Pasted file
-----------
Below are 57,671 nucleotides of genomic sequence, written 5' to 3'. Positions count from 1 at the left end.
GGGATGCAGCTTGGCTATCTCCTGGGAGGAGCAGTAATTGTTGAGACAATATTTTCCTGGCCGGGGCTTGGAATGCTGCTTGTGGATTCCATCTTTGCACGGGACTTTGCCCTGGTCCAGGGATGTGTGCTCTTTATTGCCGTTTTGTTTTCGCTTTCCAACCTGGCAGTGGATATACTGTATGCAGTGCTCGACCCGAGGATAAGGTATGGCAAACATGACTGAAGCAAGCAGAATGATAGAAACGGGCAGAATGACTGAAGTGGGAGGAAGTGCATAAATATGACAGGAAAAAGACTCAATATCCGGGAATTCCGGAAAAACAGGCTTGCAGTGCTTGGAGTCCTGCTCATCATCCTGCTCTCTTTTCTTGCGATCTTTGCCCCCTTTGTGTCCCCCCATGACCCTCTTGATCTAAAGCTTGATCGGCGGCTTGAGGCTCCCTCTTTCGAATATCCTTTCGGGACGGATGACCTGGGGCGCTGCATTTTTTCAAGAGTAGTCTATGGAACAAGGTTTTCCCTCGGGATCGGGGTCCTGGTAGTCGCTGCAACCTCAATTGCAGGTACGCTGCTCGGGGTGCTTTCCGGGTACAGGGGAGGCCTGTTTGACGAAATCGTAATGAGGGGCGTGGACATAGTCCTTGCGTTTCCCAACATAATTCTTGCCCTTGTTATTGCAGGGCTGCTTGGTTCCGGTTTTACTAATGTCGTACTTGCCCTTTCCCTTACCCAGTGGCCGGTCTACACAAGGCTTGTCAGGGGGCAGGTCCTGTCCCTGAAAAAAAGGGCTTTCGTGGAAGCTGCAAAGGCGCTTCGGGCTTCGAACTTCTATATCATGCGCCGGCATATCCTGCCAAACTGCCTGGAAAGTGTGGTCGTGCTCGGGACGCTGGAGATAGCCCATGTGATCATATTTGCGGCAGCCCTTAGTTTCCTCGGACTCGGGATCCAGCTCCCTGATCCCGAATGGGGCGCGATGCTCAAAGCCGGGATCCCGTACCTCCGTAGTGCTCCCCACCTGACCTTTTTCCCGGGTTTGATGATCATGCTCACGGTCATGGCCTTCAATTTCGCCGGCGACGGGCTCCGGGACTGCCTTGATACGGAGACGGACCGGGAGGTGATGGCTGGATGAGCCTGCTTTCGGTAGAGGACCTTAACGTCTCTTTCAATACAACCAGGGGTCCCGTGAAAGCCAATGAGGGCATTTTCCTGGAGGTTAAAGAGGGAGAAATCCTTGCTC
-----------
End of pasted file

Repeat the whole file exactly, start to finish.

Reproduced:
Below are 57,671 nucleotides of genomic sequence, written 5' to 3'. Positions count from 1 at the left end.
GGGATGCAGCTTGGCTATCTCCTGGGAGGAGCAGTAATTGTTGAGACAATATTTTCCTGGCCGGGGCTTGGAATGCTGCTTGTGGATTCCATCTTTGCACGGGACTTTGCCCTGGTCCAGGGATGTGTGCTCTTTATTGCCGTTTTGTTTTCGCTTTCCAACCTGGCAGTGGATATACTGTATGCAGTGCTCGACCCGAGGATAAGGTATGGCAAACATGACTGAAGCAAGCAGAATGATAGAAACGGGCAGAATGACTGAAGTGGGAGGAAGTGCATAAATATGACAGGAAAAAGACTCAATATCCGGGAATTCCGGAAAAACAGGCTTGCAGTGCTTGGAGTCCTGCTCATCATCCTGCTCTCTTTTCTTGCGATCTTTGCCCCCTTTGTGTCCCCCCATGACCCTCTTGATCTAAAGCTTGATCGGCGGCTTGAGGCTCCCTCTTTCGAATATCCTTTCGGGACGGATGACCTGGGGCGCTGCATTTTTTCAAGAGTAGTCTATGGAACAAGGTTTTCCCTCGGGATCGGGGTCCTGGTAGTCGCTGCAACCTCAATTGCAGGTACGCTGCTCGGGGTGCTTTCCGGGTACAGGGGAGGCCTGTTTGACGAAATCGTAATGAGGGGCGTGGACATAGTCCTTGCGTTTCCCAACATAATTCTTGCCCTTGTTATTGCAGGGCTGCTTGGTTCCGGTTTTACTAATGTCGTACTTGCCCTTTCCCTTACCCAGTGGCCGGTCTACACAAGGCTTGTCAGGGGGCAGGTCCTGTCCCTGAAAAAAAGGGCTTTCGTGGAAGCTGCAAAGGCGCTTCGGGCTTCGAACTTCTATATCATGCGCCGGCATATCCTGCCAAACTGCCTGGAAAGTGTGGTCGTGCTCGGGACGCTGGAGATAGCCCATGTGATCATATTTGCGGCAGCCCTTAGTTTCCTCGGACTCGGGATCCAGCTCCCTGATCCCGAATGGGGCGCGATGCTCAAAGCCGGGATCCCGTACCTCCGTAGTGCTCCCCACCTGACCTTTTTCCCGGGTTTGATGATCATGCTCACGGTCATGGCCTTCAATTTCGCCGGCGACGGGCTCCGGGACTGCCTTGATACGGAGACGGACCGGGAGGTGATGGCTGGATGAGCCTGCTTTCGGTAGAGGACCTTAACGTCTCTTTCAATACAACCAGGGGTCCCGTGAAAGCCAATGAGGGCATTTTCCTGGAGGTTAAAGAGGGAGAAATCCTTGCTC